The series of intermittent lockdowns in various parts of India to limit the spread of COVID-19 has led to a disruptive impact on the Indian economy. Though the sectors under the non-essentials category are witnessing a temporary demand decline, few sectors in the essentials category (e.g. power) have also been impacted.

The C&I (Commercial & Industrial) sector is a major consumer of electricity but the closure of factories, offices, and other commercial establishments has resulted in an enormous drop in electricity demands.

As per a report, the overall power demand crashed by 25-30 percent in April, 2020[1]. The current situation does not look promising, as COVID-19 cases continue to surge across major parts of India[2]. Consumers in the residential and agricultural sectors are also facing difficulties in paying up their electricity bills[3].

In the wake of the COVID-19 pandemic, electric meter reading activities were temporarily halted by the Government and many consumers are being billed on the average consumption of previous months (January, February 2020). A large number of consumers in metro cities were outraged over alleged ‘erratic billing’[4] by power distribution companies. The crux of the problem lies in the meter reading process[5] that is manual in nature and requires on-field personnel to perform that activity.

Though the bills would be appropriately adjusted once the DISCOMs resume the actual meter readings, the pandemic provides an opportunity to realize rapid digitalization across different departments in the utility sector. This step will be instrumental in reducing the financial burden on the DISCOMs.

The ₹ 90,000 crore Aatmanirbhar Bharat Discom package will ease the liquidity pressures on funds-starved electricity distribution companies but there is an immediate necessity for integrating automation tools in the power ecosystem. In the Indian state of Uttar Pradesh (UP), 95 percent[6] of consumers were billed during the lockdown in comparison to 29 percent in the rest of India. The major differentiator is the proliferation of Smart Metering Infrastructure in the State.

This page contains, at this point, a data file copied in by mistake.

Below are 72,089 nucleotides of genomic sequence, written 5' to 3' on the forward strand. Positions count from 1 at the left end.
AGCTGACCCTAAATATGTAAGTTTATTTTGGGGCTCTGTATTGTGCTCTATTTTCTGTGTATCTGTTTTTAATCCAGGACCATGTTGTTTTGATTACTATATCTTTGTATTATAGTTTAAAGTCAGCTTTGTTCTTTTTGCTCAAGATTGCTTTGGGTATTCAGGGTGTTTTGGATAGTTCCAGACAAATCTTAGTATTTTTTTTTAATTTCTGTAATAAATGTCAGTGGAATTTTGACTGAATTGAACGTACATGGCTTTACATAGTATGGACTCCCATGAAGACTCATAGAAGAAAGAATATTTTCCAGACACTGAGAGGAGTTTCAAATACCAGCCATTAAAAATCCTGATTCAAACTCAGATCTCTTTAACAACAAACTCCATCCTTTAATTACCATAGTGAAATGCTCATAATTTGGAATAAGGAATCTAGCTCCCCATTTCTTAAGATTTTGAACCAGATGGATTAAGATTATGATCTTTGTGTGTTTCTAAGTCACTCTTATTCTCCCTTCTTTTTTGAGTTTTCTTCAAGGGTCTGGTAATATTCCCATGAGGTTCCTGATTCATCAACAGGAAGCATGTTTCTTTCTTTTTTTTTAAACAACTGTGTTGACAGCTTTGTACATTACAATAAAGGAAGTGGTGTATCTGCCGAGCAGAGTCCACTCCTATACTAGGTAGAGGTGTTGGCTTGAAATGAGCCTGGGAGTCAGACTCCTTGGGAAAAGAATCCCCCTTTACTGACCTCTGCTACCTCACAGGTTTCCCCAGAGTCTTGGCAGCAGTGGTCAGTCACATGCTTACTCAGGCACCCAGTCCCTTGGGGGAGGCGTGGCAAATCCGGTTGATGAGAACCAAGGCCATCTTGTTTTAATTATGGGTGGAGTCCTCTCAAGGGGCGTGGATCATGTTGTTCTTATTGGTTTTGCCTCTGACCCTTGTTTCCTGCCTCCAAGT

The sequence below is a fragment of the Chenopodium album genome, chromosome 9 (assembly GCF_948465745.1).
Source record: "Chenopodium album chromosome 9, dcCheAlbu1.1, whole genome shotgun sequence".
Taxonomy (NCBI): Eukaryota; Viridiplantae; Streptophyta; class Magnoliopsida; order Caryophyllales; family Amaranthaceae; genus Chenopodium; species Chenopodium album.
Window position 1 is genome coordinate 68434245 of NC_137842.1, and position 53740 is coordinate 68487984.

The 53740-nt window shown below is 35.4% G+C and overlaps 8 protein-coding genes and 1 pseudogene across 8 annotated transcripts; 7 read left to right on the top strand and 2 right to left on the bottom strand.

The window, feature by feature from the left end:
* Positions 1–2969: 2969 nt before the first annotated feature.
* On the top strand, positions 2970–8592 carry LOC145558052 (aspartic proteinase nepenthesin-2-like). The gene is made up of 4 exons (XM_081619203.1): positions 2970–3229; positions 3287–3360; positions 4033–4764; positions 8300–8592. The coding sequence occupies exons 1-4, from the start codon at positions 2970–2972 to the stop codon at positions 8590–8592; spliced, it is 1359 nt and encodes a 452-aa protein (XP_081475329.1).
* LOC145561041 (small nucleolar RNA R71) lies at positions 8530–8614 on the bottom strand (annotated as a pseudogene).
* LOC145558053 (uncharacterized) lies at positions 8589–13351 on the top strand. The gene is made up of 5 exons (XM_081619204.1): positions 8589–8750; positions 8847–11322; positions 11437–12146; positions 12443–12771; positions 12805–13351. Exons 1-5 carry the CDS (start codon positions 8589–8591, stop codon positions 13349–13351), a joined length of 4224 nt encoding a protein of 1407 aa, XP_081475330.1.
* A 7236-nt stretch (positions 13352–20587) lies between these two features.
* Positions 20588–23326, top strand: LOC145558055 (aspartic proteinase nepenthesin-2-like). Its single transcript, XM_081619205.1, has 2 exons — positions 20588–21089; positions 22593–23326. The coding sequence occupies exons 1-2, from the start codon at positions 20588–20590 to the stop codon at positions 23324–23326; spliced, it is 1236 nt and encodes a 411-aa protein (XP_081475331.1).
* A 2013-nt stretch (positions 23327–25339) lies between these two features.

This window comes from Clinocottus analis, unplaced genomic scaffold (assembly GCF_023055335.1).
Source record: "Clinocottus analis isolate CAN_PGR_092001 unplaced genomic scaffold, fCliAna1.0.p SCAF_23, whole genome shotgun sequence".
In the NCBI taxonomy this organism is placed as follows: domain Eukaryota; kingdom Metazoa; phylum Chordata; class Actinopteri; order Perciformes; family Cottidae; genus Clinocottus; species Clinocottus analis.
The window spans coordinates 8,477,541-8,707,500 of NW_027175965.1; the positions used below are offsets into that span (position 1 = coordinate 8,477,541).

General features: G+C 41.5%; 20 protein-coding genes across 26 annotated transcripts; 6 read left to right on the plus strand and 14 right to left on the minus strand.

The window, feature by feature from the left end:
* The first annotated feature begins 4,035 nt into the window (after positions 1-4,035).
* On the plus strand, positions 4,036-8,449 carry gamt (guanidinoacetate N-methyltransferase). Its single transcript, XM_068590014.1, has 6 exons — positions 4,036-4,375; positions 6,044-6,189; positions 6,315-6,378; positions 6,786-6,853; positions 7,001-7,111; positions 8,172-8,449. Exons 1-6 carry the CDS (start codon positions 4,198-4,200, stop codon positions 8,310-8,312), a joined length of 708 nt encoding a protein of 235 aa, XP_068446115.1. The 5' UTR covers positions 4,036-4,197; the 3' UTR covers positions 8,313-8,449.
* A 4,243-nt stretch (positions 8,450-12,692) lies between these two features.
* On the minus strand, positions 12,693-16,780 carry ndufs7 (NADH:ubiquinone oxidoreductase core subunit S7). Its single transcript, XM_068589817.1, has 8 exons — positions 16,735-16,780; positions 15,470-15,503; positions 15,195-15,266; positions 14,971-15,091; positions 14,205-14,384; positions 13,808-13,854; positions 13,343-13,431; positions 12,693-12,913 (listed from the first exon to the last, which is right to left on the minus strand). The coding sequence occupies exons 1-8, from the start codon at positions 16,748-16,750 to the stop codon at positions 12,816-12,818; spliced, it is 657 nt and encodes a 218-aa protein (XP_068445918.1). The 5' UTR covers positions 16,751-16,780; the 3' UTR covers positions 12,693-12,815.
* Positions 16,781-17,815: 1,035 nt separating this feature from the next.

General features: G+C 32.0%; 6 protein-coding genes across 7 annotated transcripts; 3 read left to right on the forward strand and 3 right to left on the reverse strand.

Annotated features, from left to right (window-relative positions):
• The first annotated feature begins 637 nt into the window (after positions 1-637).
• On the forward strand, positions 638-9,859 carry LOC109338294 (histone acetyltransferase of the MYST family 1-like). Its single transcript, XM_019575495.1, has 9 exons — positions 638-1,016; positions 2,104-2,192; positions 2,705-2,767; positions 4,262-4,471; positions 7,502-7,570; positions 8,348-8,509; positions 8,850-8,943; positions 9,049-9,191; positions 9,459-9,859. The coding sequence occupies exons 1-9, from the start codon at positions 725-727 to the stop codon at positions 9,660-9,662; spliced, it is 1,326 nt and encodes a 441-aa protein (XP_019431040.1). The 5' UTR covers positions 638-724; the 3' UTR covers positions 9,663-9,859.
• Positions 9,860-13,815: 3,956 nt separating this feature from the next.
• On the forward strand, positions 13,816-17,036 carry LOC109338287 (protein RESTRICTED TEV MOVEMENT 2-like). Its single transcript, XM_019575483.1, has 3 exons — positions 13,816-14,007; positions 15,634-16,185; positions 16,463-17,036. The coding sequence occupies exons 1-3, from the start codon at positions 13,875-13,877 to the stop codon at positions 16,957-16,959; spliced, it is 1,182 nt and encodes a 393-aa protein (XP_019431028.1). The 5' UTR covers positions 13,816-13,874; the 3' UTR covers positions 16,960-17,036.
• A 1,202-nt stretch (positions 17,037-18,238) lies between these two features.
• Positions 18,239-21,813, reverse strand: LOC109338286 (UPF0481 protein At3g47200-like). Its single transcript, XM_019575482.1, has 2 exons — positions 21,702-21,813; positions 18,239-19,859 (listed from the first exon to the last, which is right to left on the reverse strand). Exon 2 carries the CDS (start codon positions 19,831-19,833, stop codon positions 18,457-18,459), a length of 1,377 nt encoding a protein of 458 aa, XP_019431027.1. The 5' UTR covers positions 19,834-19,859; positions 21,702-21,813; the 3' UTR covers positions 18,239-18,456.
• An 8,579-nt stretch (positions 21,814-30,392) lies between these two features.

AMI smart meters have multi-fold benefits for utility companies and consumers alike. AMI provides utility companies with detailed information about power consumption on a real-time basis and helps consumers in making informed choices based on their consumption patterns. Smart meters also reduce the probability of power pilferage, along with bringing efficiency in electricity distribution with advanced grid technologies.

Smart Meters are equipped with wireless communication technologies (GSM/GPRS/RF) hence, on-field personnel are not required for meter reading activity. Smart Meters can play a major role in the current scenario where the entire country is battling with the COVID-19 pandemic, as it will help consumers with accurate and timely billing. This step will greatly help in reducing the financial stress of power distribution companies since there is no lag in the generation of meter-to-cash.

The COVID-19 pandemic is an accidental catalyst for accelerating the rollout of Smart Meters, fuelled by the need to reduce billing inaccuracies and combat non-technical losses. Not only smart metering but there is also a need to leverage automation technologies at critical points involved in energy generation(, transmission, and distribution) and other focal points related to customer services.

Widespread adoption of Smart Meters holds the key to efficiently generate and distribute electricity, as it presents a win-win proposition for all the stakeholders (i.e. consumers, power distribution companies, etc.) in the energy and utility ecosystem.








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